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Similarities between a partnership & a limited company

A key part of starting a business is deciding the type of business structure that you want. This can be especially important if your business consists of more than one owner. Understanding the similarities and differences between a general partnership and a limited liability corporation can help you decide which best meets the needs of your business.

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General Partnership

A general partnership is an agreement between two or more people to conduct business together under one corporate entity, with each acting as a co-owner. In a general partnership structure, each co-owner has the ability to engage in business-related activities on behalf of the partnership. Likewise, each partner is equally liable for any financial obligations incurred by the business, including legal judgments. This liability extends to personal property owned by each of the partners.


In an LLC, the business's owners are considered a separate entity from the business itself. This means that the owners' personal assets cannot be taken for any financial obligations or lawsuit resulting from the actions of the business. An LLC also provides the business owners with relative flexibilty when it comes to the distribution of company profits and losses.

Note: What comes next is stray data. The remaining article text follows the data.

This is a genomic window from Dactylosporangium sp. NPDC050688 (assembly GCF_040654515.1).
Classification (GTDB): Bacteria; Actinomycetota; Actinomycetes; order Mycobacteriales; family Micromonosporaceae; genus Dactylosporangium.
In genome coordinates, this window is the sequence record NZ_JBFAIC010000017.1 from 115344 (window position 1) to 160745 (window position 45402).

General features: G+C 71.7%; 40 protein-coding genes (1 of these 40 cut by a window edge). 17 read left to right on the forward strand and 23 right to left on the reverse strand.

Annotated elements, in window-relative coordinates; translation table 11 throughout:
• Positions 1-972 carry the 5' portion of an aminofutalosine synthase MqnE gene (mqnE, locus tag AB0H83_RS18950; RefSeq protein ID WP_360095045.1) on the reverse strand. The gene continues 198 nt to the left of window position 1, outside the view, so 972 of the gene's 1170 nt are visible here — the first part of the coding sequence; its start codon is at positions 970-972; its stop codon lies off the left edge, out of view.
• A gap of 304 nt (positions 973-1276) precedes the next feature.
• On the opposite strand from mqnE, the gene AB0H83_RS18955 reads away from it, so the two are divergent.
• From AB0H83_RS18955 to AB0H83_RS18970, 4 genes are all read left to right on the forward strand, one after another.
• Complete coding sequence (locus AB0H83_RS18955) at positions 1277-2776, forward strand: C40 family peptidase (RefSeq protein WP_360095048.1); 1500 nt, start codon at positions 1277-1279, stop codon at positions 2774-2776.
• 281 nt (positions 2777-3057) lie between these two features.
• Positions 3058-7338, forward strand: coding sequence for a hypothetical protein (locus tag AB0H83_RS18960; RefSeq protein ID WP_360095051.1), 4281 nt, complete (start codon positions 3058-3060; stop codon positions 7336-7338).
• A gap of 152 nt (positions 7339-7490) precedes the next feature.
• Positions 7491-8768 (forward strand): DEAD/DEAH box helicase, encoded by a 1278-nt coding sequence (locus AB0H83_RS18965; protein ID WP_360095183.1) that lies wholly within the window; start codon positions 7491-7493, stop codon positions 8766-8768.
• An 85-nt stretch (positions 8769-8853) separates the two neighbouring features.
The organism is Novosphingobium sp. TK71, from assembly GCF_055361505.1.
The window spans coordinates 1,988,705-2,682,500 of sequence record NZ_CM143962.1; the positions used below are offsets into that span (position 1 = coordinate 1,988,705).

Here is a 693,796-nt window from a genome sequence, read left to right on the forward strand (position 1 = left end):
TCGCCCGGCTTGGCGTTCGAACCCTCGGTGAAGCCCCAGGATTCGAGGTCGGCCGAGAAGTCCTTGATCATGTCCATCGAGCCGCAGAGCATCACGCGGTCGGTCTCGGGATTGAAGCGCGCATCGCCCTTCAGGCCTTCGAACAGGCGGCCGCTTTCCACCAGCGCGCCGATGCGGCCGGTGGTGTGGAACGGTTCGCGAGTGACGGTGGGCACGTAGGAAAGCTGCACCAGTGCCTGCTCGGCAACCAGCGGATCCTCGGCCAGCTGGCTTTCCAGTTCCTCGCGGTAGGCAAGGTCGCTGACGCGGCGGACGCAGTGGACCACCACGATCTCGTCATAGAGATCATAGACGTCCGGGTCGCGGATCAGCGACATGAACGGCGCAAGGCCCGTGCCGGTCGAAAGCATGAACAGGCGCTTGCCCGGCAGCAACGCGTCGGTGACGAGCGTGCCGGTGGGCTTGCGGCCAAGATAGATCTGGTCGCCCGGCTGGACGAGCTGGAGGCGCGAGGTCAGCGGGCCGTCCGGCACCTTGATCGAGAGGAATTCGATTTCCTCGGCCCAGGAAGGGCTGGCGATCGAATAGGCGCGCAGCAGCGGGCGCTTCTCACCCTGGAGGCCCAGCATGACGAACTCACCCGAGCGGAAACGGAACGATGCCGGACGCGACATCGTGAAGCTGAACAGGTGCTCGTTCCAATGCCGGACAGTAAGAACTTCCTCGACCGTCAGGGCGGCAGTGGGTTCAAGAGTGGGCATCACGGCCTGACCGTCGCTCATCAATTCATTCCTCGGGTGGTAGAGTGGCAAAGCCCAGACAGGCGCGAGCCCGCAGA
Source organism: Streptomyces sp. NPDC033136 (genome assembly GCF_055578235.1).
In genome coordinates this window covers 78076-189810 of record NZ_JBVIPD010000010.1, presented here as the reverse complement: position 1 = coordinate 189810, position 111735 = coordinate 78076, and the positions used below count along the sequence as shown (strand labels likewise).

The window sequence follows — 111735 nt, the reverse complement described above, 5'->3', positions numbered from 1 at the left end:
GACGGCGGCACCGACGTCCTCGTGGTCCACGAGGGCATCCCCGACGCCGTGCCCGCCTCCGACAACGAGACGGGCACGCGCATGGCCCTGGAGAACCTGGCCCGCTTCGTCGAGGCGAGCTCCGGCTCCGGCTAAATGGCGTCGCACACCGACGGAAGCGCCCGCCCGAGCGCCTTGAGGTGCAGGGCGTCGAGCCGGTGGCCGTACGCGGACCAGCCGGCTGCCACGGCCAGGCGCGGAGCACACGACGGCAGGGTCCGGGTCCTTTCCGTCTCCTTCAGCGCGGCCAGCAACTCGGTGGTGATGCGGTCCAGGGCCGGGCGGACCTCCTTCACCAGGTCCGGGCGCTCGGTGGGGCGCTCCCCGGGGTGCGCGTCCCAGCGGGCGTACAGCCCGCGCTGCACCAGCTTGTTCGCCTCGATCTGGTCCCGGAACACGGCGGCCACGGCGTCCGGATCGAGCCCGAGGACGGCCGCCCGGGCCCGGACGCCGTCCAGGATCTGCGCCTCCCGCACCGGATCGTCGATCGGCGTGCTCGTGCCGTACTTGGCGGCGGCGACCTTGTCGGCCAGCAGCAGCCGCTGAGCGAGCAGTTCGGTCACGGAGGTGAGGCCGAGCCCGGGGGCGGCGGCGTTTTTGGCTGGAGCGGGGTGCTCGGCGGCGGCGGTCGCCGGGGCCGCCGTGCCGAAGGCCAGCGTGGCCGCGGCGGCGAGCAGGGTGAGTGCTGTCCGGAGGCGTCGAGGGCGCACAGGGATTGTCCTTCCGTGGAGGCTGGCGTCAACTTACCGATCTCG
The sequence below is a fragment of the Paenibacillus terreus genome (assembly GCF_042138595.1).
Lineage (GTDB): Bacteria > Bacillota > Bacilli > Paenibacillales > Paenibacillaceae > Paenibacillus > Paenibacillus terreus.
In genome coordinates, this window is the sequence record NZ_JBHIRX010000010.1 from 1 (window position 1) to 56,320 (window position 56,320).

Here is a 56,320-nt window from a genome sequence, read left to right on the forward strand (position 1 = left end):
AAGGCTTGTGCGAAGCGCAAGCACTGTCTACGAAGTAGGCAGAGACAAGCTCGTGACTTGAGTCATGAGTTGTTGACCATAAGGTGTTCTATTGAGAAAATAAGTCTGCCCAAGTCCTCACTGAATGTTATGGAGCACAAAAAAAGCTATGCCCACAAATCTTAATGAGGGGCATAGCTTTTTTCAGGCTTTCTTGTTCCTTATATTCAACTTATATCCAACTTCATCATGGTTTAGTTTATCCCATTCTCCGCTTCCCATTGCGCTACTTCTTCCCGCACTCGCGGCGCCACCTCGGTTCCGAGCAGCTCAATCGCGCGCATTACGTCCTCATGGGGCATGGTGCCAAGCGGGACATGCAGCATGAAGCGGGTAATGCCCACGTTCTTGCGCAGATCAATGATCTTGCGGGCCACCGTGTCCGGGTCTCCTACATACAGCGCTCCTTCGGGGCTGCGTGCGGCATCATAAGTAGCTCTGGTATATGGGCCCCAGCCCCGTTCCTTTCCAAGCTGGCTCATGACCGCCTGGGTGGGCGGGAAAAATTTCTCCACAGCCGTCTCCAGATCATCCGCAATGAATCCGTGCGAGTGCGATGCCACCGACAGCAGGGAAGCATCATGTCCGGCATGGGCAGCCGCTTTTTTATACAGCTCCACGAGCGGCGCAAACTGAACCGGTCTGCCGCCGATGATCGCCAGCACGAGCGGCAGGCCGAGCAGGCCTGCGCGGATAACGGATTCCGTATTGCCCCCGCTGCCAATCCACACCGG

General partnerships and LLCs are very different business structures. The only similarity between the two is the method by which income is reported and taxed. Neither general partnerships nor LLCs are taxed at the corporate level. Instead, any income generated by either business structure is considered "pass through" income. This means the income is passed directly to the owners, and it is then reported on individual tax returns and taxed according to the individual's tax bracket.


The most important distinction between a general partnership and an LLC is liability. A owner's financial liability in a general partnership is unlimited, as opposed to an LLC, in which the owner has no personal liability. Forming a general partnership is relatively simple, as it does not usually involve any state, county or local certifications or filing fees. General partnership do however, need to register a trade or business name. In contrast, an LLC must file formal Articles of Organization according to state law and pay ongoing business fees and expenses.

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About the Author

Sophia Harrison

Sophia Harrison began writing professionally in 2007. She has a Master of Arts in economics from the University at Buffalo-SUNY, as well as experience working in the New York City financial industry.

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